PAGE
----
And so, another week - and weekend - come to an end.  It feels like we've been busy all week, one way and another.  And as all those ex-colleagues of mine used to say, I don't know how I ever had the time to work!!

Monday, 4 February 2013

Another weekend whizzes by...

Well, considering we are retired and weekends are no different from weekdays, it's amazing how quickly they whizz by and it's Monday morning again!  For us nowadays,  Monday mornings mean Danny going off for his French lesson while I do a bit of housework.

So what did we do this weekend?  Well, on Saturday we went to look at a fireplace and wood burner to see if they would be suitable for our lounge.  To explain, our lounge must have had a fireplace at some stage in the past but the whole wall has since been dry-lined and we don't actually know what's been left behind it.  To give you a better idea of what I'm talking about, here are Finn, Liam and Whisper taking advantage of the current arrangement...

Ever since we moved into our house, I've longed for a proper fireplace but because of the potential cost, we've always thought it would probably not be possible to do.  However, a friend of ours told us about a friend of his, who is having his granite fireplace removed and is selling it along with the wood burner in it.  The price was a lot less than we imagined so we went to see it on Saturday..... and we're going to have it!  This is what it looks like in its current home...

Obviously, the people who have it now don't want it removed until the end of winter but we want it installed before the start of next winter so we'll be in limbo for a while, hoping that it all works out right.   We have another building project before the lounge can be decorated and that is to open up our staircase..... hopefully, it'll all tie in together and we can have our new look lounge by the winter.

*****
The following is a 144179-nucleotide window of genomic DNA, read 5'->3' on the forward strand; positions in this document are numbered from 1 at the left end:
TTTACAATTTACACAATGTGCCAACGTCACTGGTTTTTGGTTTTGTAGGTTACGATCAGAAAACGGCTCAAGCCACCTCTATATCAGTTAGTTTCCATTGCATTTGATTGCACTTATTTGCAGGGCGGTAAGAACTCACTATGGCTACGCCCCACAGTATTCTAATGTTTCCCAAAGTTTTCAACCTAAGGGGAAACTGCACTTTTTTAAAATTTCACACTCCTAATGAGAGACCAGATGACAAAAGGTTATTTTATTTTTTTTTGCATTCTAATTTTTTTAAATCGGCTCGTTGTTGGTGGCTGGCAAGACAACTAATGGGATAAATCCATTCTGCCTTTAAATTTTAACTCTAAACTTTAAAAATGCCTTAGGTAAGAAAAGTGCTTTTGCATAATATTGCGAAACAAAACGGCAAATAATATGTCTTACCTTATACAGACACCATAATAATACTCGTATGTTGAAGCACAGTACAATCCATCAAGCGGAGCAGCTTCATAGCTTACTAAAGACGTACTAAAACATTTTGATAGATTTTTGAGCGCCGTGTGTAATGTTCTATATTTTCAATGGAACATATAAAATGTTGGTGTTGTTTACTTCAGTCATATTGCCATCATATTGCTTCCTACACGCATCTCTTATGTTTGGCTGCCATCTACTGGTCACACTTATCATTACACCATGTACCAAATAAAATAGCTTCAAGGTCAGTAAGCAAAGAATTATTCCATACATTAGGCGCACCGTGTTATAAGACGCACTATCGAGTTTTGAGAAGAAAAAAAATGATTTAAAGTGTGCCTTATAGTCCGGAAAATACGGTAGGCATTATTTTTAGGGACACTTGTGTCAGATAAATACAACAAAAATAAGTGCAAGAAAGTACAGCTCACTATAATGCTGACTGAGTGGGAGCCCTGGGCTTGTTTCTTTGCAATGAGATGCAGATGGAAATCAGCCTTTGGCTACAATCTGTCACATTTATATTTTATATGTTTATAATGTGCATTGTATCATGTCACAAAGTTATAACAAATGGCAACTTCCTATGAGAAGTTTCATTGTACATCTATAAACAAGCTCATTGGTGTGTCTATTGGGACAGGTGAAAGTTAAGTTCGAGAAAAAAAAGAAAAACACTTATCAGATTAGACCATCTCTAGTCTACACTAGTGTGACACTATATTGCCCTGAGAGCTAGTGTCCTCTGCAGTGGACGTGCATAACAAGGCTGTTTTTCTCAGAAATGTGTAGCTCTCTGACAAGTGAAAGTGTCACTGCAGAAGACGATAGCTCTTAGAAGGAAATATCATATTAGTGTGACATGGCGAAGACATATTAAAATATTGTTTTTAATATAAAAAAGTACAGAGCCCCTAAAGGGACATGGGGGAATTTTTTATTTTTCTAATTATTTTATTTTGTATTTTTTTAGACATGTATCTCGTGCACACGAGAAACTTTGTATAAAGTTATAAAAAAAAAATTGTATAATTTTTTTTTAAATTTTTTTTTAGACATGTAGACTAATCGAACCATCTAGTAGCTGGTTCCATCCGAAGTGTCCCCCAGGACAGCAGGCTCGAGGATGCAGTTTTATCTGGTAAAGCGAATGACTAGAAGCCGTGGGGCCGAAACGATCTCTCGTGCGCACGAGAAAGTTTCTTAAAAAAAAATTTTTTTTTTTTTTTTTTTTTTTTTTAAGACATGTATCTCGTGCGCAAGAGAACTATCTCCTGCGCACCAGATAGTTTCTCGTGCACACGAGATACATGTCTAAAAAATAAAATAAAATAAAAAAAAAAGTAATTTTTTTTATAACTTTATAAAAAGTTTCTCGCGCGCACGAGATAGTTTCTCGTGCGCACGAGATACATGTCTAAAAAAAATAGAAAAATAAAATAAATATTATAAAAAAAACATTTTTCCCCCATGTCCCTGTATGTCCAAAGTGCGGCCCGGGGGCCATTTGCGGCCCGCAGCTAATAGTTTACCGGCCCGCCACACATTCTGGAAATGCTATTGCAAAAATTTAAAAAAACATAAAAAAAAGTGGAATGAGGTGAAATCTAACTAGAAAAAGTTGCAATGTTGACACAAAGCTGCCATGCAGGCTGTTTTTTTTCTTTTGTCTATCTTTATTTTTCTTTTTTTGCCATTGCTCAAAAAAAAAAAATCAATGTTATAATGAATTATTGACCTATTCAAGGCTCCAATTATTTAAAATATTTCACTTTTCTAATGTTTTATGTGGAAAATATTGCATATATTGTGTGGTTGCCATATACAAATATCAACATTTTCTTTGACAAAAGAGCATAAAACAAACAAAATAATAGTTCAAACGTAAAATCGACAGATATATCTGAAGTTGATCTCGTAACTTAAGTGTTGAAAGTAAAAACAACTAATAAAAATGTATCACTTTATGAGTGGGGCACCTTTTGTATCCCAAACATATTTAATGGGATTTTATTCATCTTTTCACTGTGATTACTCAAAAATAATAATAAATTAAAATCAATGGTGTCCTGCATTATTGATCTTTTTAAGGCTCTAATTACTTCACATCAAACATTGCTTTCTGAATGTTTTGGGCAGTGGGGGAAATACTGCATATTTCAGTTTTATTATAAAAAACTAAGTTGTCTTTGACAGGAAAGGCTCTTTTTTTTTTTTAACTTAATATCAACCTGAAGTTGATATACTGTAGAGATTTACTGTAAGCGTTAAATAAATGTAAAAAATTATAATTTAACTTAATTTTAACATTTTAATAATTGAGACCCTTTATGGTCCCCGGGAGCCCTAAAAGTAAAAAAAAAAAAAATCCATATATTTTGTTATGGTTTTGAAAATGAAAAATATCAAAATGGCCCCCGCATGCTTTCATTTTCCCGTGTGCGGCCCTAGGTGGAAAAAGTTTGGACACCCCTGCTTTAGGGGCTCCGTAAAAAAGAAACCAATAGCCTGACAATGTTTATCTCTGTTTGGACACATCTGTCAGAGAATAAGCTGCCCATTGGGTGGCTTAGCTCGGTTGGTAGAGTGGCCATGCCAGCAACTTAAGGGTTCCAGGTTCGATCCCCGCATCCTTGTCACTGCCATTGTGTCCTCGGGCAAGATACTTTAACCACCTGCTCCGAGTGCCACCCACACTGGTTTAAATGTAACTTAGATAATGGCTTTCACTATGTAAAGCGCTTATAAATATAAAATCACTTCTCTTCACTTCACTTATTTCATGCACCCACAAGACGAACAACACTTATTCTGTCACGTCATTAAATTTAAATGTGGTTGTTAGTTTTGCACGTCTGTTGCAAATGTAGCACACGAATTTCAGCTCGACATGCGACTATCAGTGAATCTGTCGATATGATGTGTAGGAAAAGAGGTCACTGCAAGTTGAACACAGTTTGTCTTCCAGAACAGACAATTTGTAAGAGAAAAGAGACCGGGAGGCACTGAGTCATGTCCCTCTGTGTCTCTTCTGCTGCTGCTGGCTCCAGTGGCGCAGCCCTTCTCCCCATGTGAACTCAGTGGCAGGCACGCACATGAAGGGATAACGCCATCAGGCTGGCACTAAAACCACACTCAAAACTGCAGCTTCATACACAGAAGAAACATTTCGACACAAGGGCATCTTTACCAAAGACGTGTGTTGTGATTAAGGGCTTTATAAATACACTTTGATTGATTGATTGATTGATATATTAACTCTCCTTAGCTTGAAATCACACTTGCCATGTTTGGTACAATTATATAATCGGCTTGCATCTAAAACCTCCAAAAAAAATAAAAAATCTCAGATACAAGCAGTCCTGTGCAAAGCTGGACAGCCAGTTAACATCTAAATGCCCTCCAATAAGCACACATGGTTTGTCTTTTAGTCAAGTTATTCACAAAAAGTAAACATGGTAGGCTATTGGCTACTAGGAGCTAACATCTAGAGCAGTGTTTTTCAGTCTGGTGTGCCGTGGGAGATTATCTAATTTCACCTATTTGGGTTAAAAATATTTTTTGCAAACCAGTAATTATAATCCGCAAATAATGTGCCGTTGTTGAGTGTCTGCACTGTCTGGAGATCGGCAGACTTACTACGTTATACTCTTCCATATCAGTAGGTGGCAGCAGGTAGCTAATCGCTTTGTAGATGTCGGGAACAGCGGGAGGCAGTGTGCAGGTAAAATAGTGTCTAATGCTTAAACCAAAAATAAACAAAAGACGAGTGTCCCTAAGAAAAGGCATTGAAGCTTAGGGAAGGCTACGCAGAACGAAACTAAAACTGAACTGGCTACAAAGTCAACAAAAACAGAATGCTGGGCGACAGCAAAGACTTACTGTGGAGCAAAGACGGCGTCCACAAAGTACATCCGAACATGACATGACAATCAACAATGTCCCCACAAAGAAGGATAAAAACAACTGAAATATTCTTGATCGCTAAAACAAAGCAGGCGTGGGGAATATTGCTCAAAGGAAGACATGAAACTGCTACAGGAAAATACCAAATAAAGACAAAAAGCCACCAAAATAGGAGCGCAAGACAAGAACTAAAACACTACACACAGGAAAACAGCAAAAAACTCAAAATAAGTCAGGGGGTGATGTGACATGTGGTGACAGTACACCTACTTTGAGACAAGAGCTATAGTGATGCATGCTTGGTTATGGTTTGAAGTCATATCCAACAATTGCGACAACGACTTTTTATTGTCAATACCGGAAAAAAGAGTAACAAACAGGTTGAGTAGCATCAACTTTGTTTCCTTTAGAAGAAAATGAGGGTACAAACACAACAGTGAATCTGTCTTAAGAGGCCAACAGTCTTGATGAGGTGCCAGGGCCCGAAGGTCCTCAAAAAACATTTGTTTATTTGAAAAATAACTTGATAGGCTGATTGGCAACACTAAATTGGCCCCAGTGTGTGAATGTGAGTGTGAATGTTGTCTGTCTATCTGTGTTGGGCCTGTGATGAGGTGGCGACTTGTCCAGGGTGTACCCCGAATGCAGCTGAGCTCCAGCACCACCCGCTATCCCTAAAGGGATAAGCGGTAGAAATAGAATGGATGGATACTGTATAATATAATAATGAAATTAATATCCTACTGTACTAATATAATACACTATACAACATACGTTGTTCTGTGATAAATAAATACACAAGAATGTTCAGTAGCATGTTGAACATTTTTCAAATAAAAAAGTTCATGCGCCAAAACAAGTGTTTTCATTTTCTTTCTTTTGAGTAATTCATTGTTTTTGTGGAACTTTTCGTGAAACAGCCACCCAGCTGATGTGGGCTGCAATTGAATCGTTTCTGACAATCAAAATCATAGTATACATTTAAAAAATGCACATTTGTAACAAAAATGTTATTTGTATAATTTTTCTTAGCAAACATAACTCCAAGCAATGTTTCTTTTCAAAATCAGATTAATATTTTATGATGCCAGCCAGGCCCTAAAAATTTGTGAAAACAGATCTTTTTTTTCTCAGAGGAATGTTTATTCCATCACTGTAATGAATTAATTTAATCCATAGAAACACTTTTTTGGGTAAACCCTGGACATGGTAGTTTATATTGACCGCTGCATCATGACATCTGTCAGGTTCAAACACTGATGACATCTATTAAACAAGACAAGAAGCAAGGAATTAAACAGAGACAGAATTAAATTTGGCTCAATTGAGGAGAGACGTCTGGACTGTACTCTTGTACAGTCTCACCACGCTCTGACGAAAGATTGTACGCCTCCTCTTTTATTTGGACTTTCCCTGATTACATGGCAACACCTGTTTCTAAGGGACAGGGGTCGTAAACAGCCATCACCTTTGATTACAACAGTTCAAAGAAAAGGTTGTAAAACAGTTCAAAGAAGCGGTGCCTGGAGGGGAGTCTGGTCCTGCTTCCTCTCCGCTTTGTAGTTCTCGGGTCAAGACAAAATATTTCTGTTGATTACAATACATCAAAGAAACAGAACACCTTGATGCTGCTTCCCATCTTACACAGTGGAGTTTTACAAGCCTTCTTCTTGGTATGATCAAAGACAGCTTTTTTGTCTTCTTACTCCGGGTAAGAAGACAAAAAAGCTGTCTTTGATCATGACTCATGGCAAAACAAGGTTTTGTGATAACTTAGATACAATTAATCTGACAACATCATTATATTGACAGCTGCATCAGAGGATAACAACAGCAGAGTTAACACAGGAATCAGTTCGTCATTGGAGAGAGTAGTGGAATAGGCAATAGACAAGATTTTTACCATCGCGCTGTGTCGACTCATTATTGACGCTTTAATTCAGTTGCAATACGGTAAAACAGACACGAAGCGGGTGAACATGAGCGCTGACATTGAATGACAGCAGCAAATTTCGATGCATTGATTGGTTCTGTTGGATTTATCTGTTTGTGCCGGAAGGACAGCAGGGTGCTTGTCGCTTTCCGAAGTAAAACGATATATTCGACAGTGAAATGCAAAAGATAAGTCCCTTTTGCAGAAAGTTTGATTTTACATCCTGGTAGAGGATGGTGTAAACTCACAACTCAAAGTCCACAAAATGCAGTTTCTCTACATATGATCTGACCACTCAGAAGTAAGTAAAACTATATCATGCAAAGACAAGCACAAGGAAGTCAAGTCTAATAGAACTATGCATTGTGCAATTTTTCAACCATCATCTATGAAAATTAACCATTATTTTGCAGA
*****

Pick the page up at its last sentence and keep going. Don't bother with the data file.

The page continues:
From there, we went to a village called La Chataigneraie to see a new shop that's opened up there.  It's run by a young lad called Charlie and I believe it's known as "The British Shop".  Now, Danny and I would not normally seek out British food  (not least because normally  it's sold at extortionate prices that we're not prepared to pay!) but  we had heard good reports about this lad and his prices so we decided to give it a try.  It would be more accurate to describe the produce as food liked by the British rather than British food.  I say this because the first thing we noticed in the shop was a range of  Indian curry pastes, spices and pickles!! Aside from those, there was an array of goodies that we didn't even know we wanted or missed.....and we came away with wine gums, pickled onions, lime pickle, Robinson's fruit juice for a friend and some poppadoms! Oh and 22 euros poorer!
Just one last word on the subject of British produce...there is one thing I simply cannot do without.  It is available here but is rather expensive.  So whenever anyone comes to visit, all I ask is that you bring with you some ENGLISH TEA BAGS, please!
I had hoped to meet up with a friend and some other 'Ladies in France' on Sunday to go for a dog walk but I had two or three important jobs to do and having got up rather late... and having had a pretty lazy morning... it didn't happen.  One of those jobs was to fill in yet more forms in our ongoing quest to register Danny's Dodge Dakota truck over here.  Another was to finish shortening the lounge curtains and making the tie backs from the excess material.  I didn't finish the tie backs but otherwise, by the time Sunday evening came around, I felt that I had achieved most of what I wanted to achieve this weekend.
And look what I spotted in our garden this weekend..... our first crocus of the year...right by the front door...